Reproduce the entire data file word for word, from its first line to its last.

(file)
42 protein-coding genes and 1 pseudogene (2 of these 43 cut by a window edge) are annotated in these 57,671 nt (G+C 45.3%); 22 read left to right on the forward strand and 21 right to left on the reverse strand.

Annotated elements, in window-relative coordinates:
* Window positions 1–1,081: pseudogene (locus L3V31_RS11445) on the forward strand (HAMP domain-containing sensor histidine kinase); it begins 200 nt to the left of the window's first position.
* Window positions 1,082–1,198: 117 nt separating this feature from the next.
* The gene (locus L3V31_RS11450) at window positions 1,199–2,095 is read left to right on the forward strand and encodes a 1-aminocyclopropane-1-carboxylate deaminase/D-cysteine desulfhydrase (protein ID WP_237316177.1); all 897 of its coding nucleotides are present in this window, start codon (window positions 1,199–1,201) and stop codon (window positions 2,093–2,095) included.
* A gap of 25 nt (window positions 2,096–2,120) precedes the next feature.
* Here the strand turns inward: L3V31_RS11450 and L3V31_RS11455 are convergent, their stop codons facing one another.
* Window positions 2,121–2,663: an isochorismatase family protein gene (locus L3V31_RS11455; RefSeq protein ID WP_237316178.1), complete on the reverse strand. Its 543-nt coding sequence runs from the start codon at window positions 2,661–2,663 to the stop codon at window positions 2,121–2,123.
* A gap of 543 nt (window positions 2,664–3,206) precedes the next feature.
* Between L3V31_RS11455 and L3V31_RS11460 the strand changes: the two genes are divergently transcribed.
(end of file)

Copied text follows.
42 protein-coding genes and 1 pseudogene (2 of these 43 cut by a window edge) are annotated in these 57,671 nt (G+C 45.3%); 22 read left to right on the forward strand and 21 right to left on the reverse strand.

Annotated elements, in window-relative coordinates:
* Window positions 1–1,081: pseudogene (locus L3V31_RS11445) on the forward strand (HAMP domain-containing sensor histidine kinase); it begins 200 nt to the left of the window's first position.
* Window positions 1,082–1,198: 117 nt separating this feature from the next.
* The gene (locus L3V31_RS11450) at window positions 1,199–2,095 is read left to right on the forward strand and encodes a 1-aminocyclopropane-1-carboxylate deaminase/D-cysteine desulfhydrase (protein ID WP_237316177.1); all 897 of its coding nucleotides are present in this window, start codon (window positions 1,199–1,201) and stop codon (window positions 2,093–2,095) included.
* A gap of 25 nt (window positions 2,096–2,120) precedes the next feature.
* Here the strand turns inward: L3V31_RS11450 and L3V31_RS11455 are convergent, their stop codons facing one another.
* Window positions 2,121–2,663: an isochorismatase family protein gene (locus L3V31_RS11455; RefSeq protein ID WP_237316178.1), complete on the reverse strand. Its 543-nt coding sequence runs from the start codon at window positions 2,661–2,663 to the stop codon at window positions 2,121–2,123.
* A gap of 543 nt (window positions 2,664–3,206) precedes the next feature.
* Between L3V31_RS11455 and L3V31_RS11460 the strand changes: the two genes are divergently transcribed.